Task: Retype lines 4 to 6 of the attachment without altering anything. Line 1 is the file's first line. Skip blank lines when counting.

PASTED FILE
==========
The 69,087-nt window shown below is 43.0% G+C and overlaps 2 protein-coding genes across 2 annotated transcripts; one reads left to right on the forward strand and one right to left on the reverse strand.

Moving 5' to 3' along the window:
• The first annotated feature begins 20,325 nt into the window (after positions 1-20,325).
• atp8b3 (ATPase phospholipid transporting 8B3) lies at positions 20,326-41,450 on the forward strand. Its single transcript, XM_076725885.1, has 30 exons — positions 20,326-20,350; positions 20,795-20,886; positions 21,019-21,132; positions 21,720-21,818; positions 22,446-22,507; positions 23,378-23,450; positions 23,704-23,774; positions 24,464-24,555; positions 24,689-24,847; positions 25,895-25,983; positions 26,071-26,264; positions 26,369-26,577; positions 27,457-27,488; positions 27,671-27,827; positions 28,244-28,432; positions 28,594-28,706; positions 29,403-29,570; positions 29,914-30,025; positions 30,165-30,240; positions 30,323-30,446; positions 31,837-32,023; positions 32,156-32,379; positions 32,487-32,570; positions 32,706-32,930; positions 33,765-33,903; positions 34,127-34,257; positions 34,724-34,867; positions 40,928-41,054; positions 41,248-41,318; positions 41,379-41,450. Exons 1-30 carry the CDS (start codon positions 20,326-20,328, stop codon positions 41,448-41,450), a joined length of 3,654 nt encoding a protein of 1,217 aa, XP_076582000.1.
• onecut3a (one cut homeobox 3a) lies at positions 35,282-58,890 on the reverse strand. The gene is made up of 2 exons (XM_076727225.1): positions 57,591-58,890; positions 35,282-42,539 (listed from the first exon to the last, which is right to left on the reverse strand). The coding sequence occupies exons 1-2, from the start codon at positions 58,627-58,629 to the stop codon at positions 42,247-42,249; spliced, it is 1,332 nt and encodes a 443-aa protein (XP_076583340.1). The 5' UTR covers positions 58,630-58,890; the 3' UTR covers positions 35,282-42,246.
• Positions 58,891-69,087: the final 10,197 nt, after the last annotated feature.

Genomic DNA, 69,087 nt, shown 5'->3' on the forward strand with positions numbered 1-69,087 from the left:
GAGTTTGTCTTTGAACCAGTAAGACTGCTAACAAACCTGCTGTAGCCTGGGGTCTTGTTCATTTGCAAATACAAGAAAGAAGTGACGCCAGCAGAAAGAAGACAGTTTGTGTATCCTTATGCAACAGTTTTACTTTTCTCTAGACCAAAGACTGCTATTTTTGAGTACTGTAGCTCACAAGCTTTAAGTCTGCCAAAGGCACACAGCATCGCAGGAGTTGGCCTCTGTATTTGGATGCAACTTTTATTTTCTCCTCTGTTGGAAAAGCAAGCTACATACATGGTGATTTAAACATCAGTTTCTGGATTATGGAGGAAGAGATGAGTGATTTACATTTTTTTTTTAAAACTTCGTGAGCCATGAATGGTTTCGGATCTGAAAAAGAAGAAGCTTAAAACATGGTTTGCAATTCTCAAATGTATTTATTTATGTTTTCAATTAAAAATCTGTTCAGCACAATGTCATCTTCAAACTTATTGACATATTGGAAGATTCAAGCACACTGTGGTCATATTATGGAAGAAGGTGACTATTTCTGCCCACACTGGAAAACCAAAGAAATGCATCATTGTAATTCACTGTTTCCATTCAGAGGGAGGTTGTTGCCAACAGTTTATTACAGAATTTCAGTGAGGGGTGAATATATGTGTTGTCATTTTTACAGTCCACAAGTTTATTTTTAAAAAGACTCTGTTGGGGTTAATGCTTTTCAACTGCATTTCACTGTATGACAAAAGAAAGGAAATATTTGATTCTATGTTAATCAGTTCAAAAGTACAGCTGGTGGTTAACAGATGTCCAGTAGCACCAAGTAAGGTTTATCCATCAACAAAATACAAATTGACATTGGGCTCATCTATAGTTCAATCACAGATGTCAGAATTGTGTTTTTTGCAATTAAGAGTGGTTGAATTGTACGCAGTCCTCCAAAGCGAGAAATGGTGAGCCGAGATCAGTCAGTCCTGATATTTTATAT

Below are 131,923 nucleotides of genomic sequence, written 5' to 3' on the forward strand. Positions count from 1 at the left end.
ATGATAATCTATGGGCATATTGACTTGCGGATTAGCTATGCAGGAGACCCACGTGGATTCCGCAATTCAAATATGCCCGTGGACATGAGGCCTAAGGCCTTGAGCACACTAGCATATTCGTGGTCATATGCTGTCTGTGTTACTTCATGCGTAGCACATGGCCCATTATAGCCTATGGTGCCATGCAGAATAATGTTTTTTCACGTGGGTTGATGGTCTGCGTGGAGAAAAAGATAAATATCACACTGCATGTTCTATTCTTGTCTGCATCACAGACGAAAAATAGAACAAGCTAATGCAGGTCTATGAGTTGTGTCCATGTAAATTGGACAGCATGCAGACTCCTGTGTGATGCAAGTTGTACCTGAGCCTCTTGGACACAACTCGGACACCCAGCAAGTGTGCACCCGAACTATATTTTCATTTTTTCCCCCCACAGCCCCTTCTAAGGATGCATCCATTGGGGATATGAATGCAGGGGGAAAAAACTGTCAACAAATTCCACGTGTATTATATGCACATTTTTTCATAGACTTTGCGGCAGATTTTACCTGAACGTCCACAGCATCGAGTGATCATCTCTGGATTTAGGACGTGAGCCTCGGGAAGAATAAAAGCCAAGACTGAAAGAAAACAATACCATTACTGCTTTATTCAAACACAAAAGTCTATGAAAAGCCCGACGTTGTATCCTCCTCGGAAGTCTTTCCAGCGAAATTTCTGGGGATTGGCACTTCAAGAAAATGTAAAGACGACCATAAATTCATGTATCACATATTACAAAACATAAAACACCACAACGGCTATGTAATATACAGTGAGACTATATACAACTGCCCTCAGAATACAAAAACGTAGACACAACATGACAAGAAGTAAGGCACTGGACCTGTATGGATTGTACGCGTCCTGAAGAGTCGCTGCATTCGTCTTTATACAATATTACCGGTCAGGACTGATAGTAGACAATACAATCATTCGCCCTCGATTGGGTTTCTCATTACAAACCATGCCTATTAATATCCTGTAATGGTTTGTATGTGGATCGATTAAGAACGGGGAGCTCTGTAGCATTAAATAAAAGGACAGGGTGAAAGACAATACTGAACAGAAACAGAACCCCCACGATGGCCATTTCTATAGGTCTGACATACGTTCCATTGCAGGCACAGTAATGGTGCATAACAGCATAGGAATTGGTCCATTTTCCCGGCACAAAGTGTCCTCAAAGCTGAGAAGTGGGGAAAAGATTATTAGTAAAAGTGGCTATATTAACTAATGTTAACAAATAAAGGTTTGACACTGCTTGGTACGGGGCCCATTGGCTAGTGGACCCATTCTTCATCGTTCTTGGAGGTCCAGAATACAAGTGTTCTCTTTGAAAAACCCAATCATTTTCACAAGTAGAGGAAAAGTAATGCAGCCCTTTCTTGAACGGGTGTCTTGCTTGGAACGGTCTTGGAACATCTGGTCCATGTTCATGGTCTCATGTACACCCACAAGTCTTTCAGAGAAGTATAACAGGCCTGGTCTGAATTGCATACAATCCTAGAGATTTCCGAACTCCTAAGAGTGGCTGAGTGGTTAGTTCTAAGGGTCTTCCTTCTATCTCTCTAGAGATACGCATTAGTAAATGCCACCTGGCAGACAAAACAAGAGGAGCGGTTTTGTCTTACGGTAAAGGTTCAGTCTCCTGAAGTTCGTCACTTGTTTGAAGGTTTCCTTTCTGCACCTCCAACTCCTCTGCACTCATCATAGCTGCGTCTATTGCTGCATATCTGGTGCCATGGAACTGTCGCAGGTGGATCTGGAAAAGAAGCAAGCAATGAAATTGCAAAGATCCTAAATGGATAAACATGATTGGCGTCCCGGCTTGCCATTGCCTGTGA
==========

• atp8b3 (ATPase phospholipid transporting 8B3) lies at positions 20,326-41,450 on the forward strand. Its single transcript, XM_076725885.1, has 30 exons — positions 20,326-20,350; positions 20,795-20,886; positions 21,019-21,132; positions 21,720-21,818; positions 22,446-22,507; positions 23,378-23,450; positions 23,704-23,774; positions 24,464-24,555; positions 24,689-24,847; positions 25,895-25,983; positions 26,071-26,264; positions 26,369-26,577; positions 27,457-27,488; positions 27,671-27,827; positions 28,244-28,432; positions 28,594-28,706; positions 29,403-29,570; positions 29,914-30,025; positions 30,165-30,240; positions 30,323-30,446; positions 31,837-32,023; positions 32,156-32,379; positions 32,487-32,570; positions 32,706-32,930; positions 33,765-33,903; positions 34,127-34,257; positions 34,724-34,867; positions 40,928-41,054; positions 41,248-41,318; positions 41,379-41,450. Exons 1-30 carry the CDS (start codon positions 20,326-20,328, stop codon positions 41,448-41,450), a joined length of 3,654 nt encoding a protein of 1,217 aa, XP_076582000.1.
• onecut3a (one cut homeobox 3a) lies at positions 35,282-58,890 on the reverse strand. The gene is made up of 2 exons (XM_076727225.1): positions 57,591-58,890; positions 35,282-42,539 (listed from the first exon to the last, which is right to left on the reverse strand). The coding sequence occupies exons 1-2, from the start codon at positions 58,627-58,629 to the stop codon at positions 42,247-42,249; spliced, it is 1,332 nt and encodes a 443-aa protein (XP_076583340.1). The 5' UTR covers positions 58,630-58,890; the 3' UTR covers positions 35,282-42,246.
• Positions 58,891-69,087: the final 10,197 nt, after the last annotated feature.